You can only cut once: why process improvement trumps layoffs
Monday, June 20, 2016 at 9:23AM
Karen Dunn Skinner in Cravath, Efficiency, Lean Tools, Process Improvement. layoffs, Productivity

I’ve been watching the mad rush to match Cravath’s salary increases with a sense of wonder. The market is (mostly) flat. Demand is (mostly) down. There are still far too many law graduates. It’s not like it’s a seller’s market. 

And then I saw the icing on the cake. Last week, law firms were raising salaries one day, and laying folks off the next. Talk about bad optics. Sure, the savings look tempting, but think about the costs.

You’ll have to pay severance. You may have to pay for outplacement services. But there are hidden costs as well.

The thing is, you can only cut a person once. There are other, better ways to cut costs. 

If you improve a business or administrative process in your firm, you reap a cost or time saving (and let’s face it, time is money) every time you run that new, more efficient process. It may not have the instant, visible impact that chopping $45,000 off the books has when you cut an employee, but over time, it can yield far greater and more sustainable savings. It will also boost the intangibles: morale, loyalty, engagement.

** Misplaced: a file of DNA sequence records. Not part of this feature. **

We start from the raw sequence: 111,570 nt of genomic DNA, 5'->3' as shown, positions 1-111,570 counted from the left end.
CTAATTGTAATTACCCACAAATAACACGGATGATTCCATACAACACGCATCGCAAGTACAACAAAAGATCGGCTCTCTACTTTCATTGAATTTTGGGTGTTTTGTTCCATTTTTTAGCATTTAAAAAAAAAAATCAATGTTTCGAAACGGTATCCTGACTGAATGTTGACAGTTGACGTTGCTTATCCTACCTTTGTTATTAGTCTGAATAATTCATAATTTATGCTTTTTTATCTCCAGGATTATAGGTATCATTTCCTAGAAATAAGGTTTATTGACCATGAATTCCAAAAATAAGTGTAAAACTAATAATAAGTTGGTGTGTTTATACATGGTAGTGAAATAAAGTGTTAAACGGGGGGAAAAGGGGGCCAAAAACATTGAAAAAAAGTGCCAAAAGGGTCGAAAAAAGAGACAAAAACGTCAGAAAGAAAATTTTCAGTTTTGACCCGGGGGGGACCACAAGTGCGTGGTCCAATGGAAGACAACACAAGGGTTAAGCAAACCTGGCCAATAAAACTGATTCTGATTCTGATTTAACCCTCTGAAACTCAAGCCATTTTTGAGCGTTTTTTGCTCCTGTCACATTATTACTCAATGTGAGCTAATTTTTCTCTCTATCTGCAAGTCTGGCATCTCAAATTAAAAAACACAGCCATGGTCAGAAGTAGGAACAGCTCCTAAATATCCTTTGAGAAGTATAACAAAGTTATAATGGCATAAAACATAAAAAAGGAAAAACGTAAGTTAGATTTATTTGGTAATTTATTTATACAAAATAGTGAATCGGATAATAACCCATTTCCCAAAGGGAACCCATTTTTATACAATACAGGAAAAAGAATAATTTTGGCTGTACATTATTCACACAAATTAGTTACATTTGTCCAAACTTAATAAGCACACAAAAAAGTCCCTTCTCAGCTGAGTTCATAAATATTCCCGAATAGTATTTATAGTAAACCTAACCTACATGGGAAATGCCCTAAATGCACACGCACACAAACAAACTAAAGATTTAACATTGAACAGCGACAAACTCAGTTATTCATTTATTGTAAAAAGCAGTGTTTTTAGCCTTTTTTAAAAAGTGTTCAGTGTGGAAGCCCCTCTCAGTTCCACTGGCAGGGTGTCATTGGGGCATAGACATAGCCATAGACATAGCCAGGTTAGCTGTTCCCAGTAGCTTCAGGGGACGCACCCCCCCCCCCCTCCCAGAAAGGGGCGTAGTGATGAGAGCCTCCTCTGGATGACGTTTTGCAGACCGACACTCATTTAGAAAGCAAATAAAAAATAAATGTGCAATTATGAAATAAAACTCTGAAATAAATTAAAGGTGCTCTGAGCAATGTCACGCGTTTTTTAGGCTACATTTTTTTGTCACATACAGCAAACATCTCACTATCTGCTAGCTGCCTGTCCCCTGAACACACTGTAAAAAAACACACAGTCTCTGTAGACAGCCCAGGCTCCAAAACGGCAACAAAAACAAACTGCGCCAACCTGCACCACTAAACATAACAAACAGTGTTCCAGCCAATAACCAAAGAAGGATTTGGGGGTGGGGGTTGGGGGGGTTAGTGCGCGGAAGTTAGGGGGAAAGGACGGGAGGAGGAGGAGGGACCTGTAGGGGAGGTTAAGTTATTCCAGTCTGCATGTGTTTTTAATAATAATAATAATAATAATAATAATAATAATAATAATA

If you want a great explanation of how you can calculate ROI on process improvement in a legal process, check out Kenneth Grady’s recent series, The Low Cost of Lean. Ken focuses on legal processes. For administrative processes, the ROI is even easier to calculate. Your employees are paid a salary. You’re paying them that salary and their benefits regardless of how efficient they are. Making them more efficient allows them to accomplish much more. 

So calculate your savings based on the number of times you run that new process, and the value you can reap from the time and/or money you’ve liberated by becoming more efficient. Maybe you can eliminate some overtime. Maybe you can free up a talented paralegal and get him doing more fee-generating work. Maybe you can repurpose good employees to do more value-adding work for the firm.

After all, you’ve put time and money into their training. Why let that investment walk out the door?

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